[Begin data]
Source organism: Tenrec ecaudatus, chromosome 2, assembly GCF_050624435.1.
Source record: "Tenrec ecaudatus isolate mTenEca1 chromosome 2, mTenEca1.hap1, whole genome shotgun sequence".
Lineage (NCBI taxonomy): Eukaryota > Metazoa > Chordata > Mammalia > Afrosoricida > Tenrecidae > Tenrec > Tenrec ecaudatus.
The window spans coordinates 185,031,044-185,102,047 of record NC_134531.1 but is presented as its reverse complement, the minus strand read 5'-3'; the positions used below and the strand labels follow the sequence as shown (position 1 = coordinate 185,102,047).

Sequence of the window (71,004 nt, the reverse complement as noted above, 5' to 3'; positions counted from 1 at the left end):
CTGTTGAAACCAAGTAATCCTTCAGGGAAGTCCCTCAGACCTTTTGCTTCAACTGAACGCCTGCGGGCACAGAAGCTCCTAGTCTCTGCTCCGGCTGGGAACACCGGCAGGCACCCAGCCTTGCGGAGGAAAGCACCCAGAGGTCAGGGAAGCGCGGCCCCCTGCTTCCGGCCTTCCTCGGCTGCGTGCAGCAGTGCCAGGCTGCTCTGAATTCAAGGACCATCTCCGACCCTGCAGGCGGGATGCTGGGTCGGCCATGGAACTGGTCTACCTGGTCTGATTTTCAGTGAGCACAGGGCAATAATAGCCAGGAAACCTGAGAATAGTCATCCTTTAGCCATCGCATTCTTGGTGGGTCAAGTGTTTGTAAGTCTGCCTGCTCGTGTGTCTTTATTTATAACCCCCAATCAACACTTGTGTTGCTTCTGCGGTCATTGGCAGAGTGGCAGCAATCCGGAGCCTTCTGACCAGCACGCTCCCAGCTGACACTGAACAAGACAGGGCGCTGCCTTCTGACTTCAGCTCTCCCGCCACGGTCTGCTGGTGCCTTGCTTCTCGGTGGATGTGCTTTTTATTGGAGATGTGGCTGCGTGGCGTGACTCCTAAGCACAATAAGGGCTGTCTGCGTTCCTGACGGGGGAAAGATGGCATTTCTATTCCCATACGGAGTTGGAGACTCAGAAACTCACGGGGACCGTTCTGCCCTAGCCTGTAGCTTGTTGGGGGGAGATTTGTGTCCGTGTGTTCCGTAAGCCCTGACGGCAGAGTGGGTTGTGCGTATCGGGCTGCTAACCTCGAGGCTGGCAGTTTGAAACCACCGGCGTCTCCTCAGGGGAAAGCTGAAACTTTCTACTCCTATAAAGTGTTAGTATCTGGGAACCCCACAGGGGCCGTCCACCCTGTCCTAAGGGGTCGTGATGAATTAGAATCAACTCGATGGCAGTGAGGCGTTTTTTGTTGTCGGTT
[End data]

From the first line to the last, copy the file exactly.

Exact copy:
Source organism: Tenrec ecaudatus, chromosome 2, assembly GCF_050624435.1.
Source record: "Tenrec ecaudatus isolate mTenEca1 chromosome 2, mTenEca1.hap1, whole genome shotgun sequence".
Lineage (NCBI taxonomy): Eukaryota > Metazoa > Chordata > Mammalia > Afrosoricida > Tenrecidae > Tenrec > Tenrec ecaudatus.
The window spans coordinates 185,031,044-185,102,047 of record NC_134531.1 but is presented as its reverse complement, the minus strand read 5'-3'; the positions used below and the strand labels follow the sequence as shown (position 1 = coordinate 185,102,047).

Sequence of the window (71,004 nt, the reverse complement as noted above, 5' to 3'; positions counted from 1 at the left end):
CTGTTGAAACCAAGTAATCCTTCAGGGAAGTCCCTCAGACCTTTTGCTTCAACTGAACGCCTGCGGGCACAGAAGCTCCTAGTCTCTGCTCCGGCTGGGAACACCGGCAGGCACCCAGCCTTGCGGAGGAAAGCACCCAGAGGTCAGGGAAGCGCGGCCCCCTGCTTCCGGCCTTCCTCGGCTGCGTGCAGCAGTGCCAGGCTGCTCTGAATTCAAGGACCATCTCCGACCCTGCAGGCGGGATGCTGGGTCGGCCATGGAACTGGTCTACCTGGTCTGATTTTCAGTGAGCACAGGGCAATAATAGCCAGGAAACCTGAGAATAGTCATCCTTTAGCCATCGCATTCTTGGTGGGTCAAGTGTTTGTAAGTCTGCCTGCTCGTGTGTCTTTATTTATAACCCCCAATCAACACTTGTGTTGCTTCTGCGGTCATTGGCAGAGTGGCAGCAATCCGGAGCCTTCTGACCAGCACGCTCCCAGCTGACACTGAACAAGACAGGGCGCTGCCTTCTGACTTCAGCTCTCCCGCCACGGTCTGCTGGTGCCTTGCTTCTCGGTGGATGTGCTTTTTATTGGAGATGTGGCTGCGTGGCGTGACTCCTAAGCACAATAAGGGCTGTCTGCGTTCCTGACGGGGGAAAGATGGCATTTCTATTCCCATACGGAGTTGGAGACTCAGAAACTCACGGGGACCGTTCTGCCCTAGCCTGTAGCTTGTTGGGGGGAGATTTGTGTCCGTGTGTTCCGTAAGCCCTGACGGCAGAGTGGGTTGTGCGTATCGGGCTGCTAACCTCGAGGCTGGCAGTTTGAAACCACCGGCGTCTCCTCAGGGGAAAGCTGAAACTTTCTACTCCTATAAAGTGTTAGTATCTGGGAACCCCACAGGGGCCGTCCACCCTGTCCTAAGGGGTCGTGATGAATTAGAATCAACTCGATGGCAGTGAGGCGTTTTTTGTTGTCGGTT